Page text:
Dr Nicholas James

Dr Nicholas James

Dr Nicholas James
  • Director of Studies in Social Anthropology at Magdalene College, Cambridge
  • Panel Tutor at the Institute of Continuing Education, University of Cambridge

Meet the scholars interview featured in Unbound 11 (autumn 2016)

What is it about taking alumni to this area and to explore this civilisation that excites you most?

The story of the Maya is a distinctive chapter of our world history. The Maya were once dubbed ‘the ancient Greeks of the New World’. The last 80 or 90 years of archaeological, historical and anthropological studies have produced answers to questions we have been pondering for centuries. Research on the Maya has contributed much to how we assess the world around us.

What do you think a trip scholar most adds to a trip?

For my own part, I get a great sense of companionship from the trips. It’swonderful to travel with a group of people with a thirst for knowledge and a great capacity for understanding. I hope I contribute a tailored narrative that challenges people and helps them to really get to grips with the Maya and their fascinating civilisation.

What do you think the alumni on the trip get out of your involvement?

It’s a stimulating seminar on wheels helping them to make sense of the Maya, both ancient and modern. My own part is to prime the party with the state of the art in issues and research.

And what’s the best thing for you about going on the trips?

As a specialist there is a danger of losing perspective as you study the same area in great detail with fellow academics. Discussing issues afresh with new minds helps me develop new perspectives and ideas. It’s a great opportunity to develop my ideas and research with new people.

How do you feel the alumni travel programme, and trips like yours, reconnects alumni to Cambridge and academic content?

The alumni travel programme allows alumni to appraise historical and contemporary evidence. Thinking about it together critically is what Cambridge is about. The implications for basic assumptions and outlook, social integration and sustainable economies extend to our own worlds.

What would you say to an alum who is thinking about going on an alumni travel programme trip – but hasn’t quite decided? What do our alumni get from travelling with us?

I would tell them that the whole is greater than the sum of parts. This is an interesting trip with lively like-minded graduates who are so keen to get involved. On the trip we explore together, challenge one another and debate ideas with each other.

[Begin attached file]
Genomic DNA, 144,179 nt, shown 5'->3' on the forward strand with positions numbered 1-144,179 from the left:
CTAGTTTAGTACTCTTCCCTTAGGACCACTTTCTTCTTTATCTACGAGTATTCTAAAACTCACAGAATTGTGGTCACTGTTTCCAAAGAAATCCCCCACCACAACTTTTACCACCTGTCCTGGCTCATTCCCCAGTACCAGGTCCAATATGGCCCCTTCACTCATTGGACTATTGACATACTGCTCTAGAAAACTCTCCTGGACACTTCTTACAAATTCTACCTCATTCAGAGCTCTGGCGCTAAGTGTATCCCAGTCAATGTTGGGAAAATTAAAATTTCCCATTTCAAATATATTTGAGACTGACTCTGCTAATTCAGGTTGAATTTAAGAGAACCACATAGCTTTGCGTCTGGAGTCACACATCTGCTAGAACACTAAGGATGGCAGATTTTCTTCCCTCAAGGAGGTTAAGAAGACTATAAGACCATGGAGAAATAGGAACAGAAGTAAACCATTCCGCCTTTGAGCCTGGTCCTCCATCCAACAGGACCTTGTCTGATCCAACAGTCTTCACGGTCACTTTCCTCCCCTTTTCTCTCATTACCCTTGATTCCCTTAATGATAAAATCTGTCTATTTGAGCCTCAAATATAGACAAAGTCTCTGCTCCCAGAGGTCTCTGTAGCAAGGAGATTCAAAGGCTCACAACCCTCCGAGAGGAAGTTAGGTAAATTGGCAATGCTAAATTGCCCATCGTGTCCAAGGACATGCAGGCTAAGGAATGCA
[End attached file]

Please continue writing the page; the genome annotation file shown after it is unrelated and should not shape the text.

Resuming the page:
Do you have a dream trip scholar destination (other than your own)?

No. I don’t dream I just do.

More about Dr James

Dr Nicholas James has conducted research on the archaeology of the indigenous peoples of Latin America for more than 35 years and is author of the book Aztecs and Maya (The History Press, 2009). His current research interests are on three topics: urban cultural heritage management in India; urban and rural social organisation among the Aztecs 500 years ago; and rural conditions north of Cambridge 250 years ago.

In addition, he is a consultant for the management and interpretation of historical resources.

Courses taught at the Institute of Continuing Education

  • History of archaeology I. From the Bible to the Bomb
  • History of archaeology II. Archaeologists and the world since 1950
  • History of archaeology III. The rise of civilisation
  • History of archaeology IV. Rome and China
  • History of archaeology V. The Ancient Aztecs and Maya
  • How ritual made the city
  • Inca and Aztec
  • Rome and China
  • Undergraduate Certificate in Historic Environment III: Sources and Methods


  • N James. Aztecs and Maya. History Press, 2009 (3rd ed.).
  • N James, D Palmer and G Sparrow. Fortune and glory: tales of history's greatest archaeological adventurers. David & Charles 2008 (trans. Portuguese and Slovak 2009).
  • N James. Aztecs & Maya. Tempus, 2001.
  • N James. ''Natural symbols' Hindu and Aztec.' Edited D Desai and A Banerji Kaladarpana, Aryan International, 2009.
  • N James. 'The making of the Bedford Level: archives and archaeology'. Edited S Oosthuizen & F Willmoth in Drowned and drained: exploring fenland records and landscape. University of Cambridge Institute of Continuing Education, 2009.
  • N James. 'Monument management and urbanization: a case study of Bhubaneswar'. Edited A Banerji Hari smriti Kaveri 2006, plus other articles, shorter contributions and reviews since 2000.
  • N James. 'Ground conditions, 1550-1950’. Edited C Evans & I Hodder, The Haddenham Project, McDonald Institute, 2006.


  • N James. 'People's finds: context and control'. Antiquity, 85, 2011.
  • N James. 'Great Men', Antiquity, 84, 2010.
  • 'Are Catalans ignoring archaeology?, The Acropolis and its new museum'. Antiquity, 83, 2009.
  • N James. ''The 'Age of the Windmill' in the Haddenham Level'. Proceedings of the Cambridge Antiquarian Society, 98, 2009.
  • N James. 'Can guided tours make sense of world heritage?'. Edited G J R Mevissen and A Banerji Prajñdhara Kaveri, 2009.
  • N James. 'Repatriation, display and interpretation, Can a museum explain imperialism?' Antiquity, 82, 2008.
  • N James. 'Local attitudes to the landscape's history'. Edited C Evans, Excavations at Coveney, East Anglian Archaeology, 2003.
  • Director of Studies in Social Anthropology, Magdalene College, Cambridge
  • Affiliated Scholar in Archaeology, University of Cambridge
  • Panel Tutor at the Institute of Continuing Education, University of Cambridge
University of Oxford